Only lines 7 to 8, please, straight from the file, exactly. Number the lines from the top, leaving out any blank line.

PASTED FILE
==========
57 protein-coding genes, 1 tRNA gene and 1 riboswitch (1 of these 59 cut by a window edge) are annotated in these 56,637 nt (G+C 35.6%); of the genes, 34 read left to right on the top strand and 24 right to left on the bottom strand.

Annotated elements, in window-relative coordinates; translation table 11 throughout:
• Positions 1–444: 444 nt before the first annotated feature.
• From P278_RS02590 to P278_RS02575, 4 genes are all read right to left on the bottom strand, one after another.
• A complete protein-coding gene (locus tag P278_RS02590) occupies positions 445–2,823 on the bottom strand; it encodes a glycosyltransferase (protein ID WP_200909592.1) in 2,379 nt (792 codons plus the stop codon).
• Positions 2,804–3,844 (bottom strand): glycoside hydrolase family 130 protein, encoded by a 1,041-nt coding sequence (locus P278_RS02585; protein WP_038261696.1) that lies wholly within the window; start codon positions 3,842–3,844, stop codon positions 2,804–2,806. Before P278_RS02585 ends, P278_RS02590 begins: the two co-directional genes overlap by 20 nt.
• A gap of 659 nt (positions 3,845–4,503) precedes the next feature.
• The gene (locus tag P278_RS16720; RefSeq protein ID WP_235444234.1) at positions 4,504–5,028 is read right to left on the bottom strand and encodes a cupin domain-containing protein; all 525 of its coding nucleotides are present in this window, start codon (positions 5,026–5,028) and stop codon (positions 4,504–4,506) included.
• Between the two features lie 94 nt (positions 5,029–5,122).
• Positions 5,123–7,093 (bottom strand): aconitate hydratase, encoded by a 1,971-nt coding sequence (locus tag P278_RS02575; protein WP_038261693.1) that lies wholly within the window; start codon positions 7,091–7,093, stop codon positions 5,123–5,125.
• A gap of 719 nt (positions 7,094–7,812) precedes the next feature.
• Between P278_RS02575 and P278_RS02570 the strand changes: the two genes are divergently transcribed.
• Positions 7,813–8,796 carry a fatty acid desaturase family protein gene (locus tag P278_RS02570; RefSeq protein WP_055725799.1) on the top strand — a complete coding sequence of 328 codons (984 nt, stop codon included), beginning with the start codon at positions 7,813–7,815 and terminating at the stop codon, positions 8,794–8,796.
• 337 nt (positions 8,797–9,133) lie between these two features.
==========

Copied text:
• A gap of 659 nt (positions 3,845–4,503) precedes the next feature.
• The gene (locus tag P278_RS16720; RefSeq protein ID WP_235444234.1) at positions 4,504–5,028 is read right to left on the bottom strand and encodes a cupin domain-containing protein; all 525 of its coding nucleotides are present in this window, start codon (positions 5,026–5,028) and stop codon (positions 4,504–4,506) included.